Betting companies must now pay taxes daily by 1am in far-reaching changes that have seen the taxman plug into their platforms to allow real-time computation of taxes, as the government moves to tame rogue entities in the sector.
The Kenya Revenue Authority (KRA) has completed a pilot that saw it interlink its tax system with the betting sector to track the 15 percent tax on betting, gaming and lottery as well as the 20 percent withholding tax on winnings collected from punters every day.
The integration of the systems was one of the reforms under the revenue administration, said Treasury Principal Secretary Chris Kiptoo.
Speaking on the first day of a public hearing on the Financial Year 2023/24 budget, Dr Kiptoo said that KRA had made these improvements on tax administration for optimal collection.
Dr Kiptoo said these improvements include “implementation of a new Web-based improved VAT System; integration of KRA system with the Betting Sector and mapping of rental properties.”
With the Treasury projecting to collect Sh15 billion from betting this year, this means that KRA targets to haul Sh41.1 million from betting firms every day.
This is part of the taxman’s new digital strategy to increase tax compliance as the government eyes a bigger slice of the billions made from the gambling craze.
The KRA has linked its systems with those of around seven sports gaming firms, in what is aimed at sealing the loopholes of tax leakages that were exacerbated by the 30-day time lag.
All the tax heads are normally paid after 30 days. However, the betting companies have been remitting the taxes they collect every day by 1am when a lot of Kenyans stop betting.
SportPesa, one of the sports gaming companies that piloted the interlink, confirmed that they were already paying taxes.
“They (KRA) can see the transactions because it is interlinked,” a spokesperson from SportPesa confirmed, adding that the companies will also begin remitting data to the KRA.
After the pilot, the KRA requested to plug its systems into seven other firms. Those that fail to comply have been threatened with a shutdown, a source said requesting to remain unnamed.
The KRA said it collected Sh5.67 billion in withholding tax from winning bets in the period under review, reflecting a drop of 19 percent from Sh7.09 billion a year earlier.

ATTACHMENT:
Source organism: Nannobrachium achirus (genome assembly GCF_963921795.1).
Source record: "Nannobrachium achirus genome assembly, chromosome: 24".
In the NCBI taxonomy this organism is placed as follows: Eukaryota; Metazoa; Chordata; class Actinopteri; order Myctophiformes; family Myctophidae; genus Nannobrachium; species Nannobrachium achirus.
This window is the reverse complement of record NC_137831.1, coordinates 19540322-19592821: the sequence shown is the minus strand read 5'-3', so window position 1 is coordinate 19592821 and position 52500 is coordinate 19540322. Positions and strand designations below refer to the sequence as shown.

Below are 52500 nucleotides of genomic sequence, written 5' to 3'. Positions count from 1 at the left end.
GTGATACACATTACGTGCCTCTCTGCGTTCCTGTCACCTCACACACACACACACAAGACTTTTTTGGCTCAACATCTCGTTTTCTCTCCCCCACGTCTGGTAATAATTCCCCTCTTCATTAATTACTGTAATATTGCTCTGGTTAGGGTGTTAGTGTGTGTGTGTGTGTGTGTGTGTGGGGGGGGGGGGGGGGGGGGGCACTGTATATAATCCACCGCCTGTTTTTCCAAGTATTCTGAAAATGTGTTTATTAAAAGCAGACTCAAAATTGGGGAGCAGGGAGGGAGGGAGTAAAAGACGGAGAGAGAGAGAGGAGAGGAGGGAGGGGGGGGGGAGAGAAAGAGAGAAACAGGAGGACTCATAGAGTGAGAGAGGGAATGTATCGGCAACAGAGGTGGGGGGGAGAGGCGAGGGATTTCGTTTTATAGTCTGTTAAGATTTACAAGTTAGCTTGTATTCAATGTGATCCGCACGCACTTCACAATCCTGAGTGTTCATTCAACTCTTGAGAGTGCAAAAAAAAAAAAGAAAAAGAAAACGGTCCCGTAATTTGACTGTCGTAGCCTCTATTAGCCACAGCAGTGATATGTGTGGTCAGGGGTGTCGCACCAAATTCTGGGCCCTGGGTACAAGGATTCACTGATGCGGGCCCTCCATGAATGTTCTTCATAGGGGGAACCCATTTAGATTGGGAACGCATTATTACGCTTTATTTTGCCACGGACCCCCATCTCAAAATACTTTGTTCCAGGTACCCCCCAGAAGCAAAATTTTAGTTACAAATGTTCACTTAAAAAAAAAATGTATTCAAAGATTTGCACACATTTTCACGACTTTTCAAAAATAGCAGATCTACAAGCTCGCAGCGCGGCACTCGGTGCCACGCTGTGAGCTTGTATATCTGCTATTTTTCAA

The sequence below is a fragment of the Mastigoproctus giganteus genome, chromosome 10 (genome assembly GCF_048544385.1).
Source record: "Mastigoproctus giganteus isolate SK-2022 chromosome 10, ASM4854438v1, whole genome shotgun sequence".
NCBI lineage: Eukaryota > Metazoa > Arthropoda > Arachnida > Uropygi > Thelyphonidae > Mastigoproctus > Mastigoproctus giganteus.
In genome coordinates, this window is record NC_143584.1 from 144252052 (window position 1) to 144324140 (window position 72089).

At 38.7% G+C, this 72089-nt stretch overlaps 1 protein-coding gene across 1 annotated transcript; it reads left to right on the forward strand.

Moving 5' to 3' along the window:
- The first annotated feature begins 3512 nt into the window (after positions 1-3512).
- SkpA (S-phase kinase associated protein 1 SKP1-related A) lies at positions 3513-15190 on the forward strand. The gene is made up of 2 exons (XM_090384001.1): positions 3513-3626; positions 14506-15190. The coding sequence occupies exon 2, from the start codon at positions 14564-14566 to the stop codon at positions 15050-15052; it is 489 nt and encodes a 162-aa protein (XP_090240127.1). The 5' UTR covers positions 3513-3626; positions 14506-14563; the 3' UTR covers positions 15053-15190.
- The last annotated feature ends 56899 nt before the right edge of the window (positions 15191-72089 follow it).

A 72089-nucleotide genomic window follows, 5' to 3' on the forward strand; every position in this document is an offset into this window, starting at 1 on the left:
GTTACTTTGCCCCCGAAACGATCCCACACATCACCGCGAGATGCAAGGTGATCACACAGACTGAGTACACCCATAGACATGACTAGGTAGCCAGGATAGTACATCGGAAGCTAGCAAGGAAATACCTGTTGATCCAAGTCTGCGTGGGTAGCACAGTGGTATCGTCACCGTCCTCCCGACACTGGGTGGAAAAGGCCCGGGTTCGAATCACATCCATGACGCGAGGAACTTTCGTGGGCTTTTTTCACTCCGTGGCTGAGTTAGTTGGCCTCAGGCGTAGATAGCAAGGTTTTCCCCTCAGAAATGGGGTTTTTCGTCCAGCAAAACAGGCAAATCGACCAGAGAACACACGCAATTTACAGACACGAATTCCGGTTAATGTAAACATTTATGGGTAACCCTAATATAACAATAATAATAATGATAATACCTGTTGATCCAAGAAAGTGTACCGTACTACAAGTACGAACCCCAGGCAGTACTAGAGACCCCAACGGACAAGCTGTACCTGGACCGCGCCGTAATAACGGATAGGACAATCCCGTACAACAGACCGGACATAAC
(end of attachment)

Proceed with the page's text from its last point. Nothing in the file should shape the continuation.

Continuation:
The drop can be attributed to a reduction in winnings or a decline in the number of bets placed. The taxman takes withholding tax that is calculated at 20 percent on a win after deducting the amount staked.
The government also re-introduced a 7.5 percent tax on every betting stake, meaning for every Sh100 staked, the taxman takes Sh7.5.
Data from the KRA shows that tax on gross gaming revenue rose 13 percent to Sh3.294 billion in the year ended June from Sh2.907 billion a year earlier.
The KRA had estimated that it would collect Sh15 billion from betting, lottery and gaming.
In the Financial Year 2019/20, before the crackdown, the taxman collected Sh9.3 billion in taxes from betting activities.
Gaming is popular among the youth with some funding their betting addiction through easy-to-access digital loans. The jobless have also turned to the craze in the hope of striking it rich and paying their daily bills.
Safaricom revealed that punters pushed Sh169 billion through M-Pesa to bet in the year ended March, translating to Sh469 million per day, highlighting the extent of the habit that prompted strict regulation and increased taxation.
This comes at a time the tax agency is also migrating traders to a new electronic register that captures and sends to the taxman all transactions, especially invoices, in real time in the latest strategy to nab cheats.
The KRA, which surpassed its target for the Financial Year 2021/22, is under pressure from the new administration of President William Ruto to better its collections in the current and subsequent fiscal calendars, an uphill task due to a depressed economic environment which has seen investors spooked by a looming global recession.
With the new Tax Invoice Management System (TIMS), an upgrade of ETR, there will be the real-time transmission of data directly to KRA’s digital system-- the iTax-- at the touch of a button.
With TIMS, if a supplier invoices a customer, the information goes to your iTax account and that of the customer, ruling out a discrepancy.
“I suppose that is the same thing they are trying to do with betting,” said Nikhil Hira, Partner, Kody Africa LLP.
On rental income, the taxman has deployed the latest mapping technology in addition to accessing bank records on rented and utility transactions with utilities such as Kenya Power.
The KRA is implementing a block management system that will use a geographic information system (GIS) to map out buildings, a top official said.
This system classifies various estates into blocks of flats where the taxman will identify landowners who are tax-compliant and detect new buildings.
As part of its wider strategy to expand the tax base, the KRA has noted that it will rely more on technology and has been looking for information, identifying people who are earning and living large and not paying taxes.
The taxman will also go after the hard-to-tax informal sector, looking for small businesses whose gross turnover is more than Sh1 million but less than Sh50 million in a year.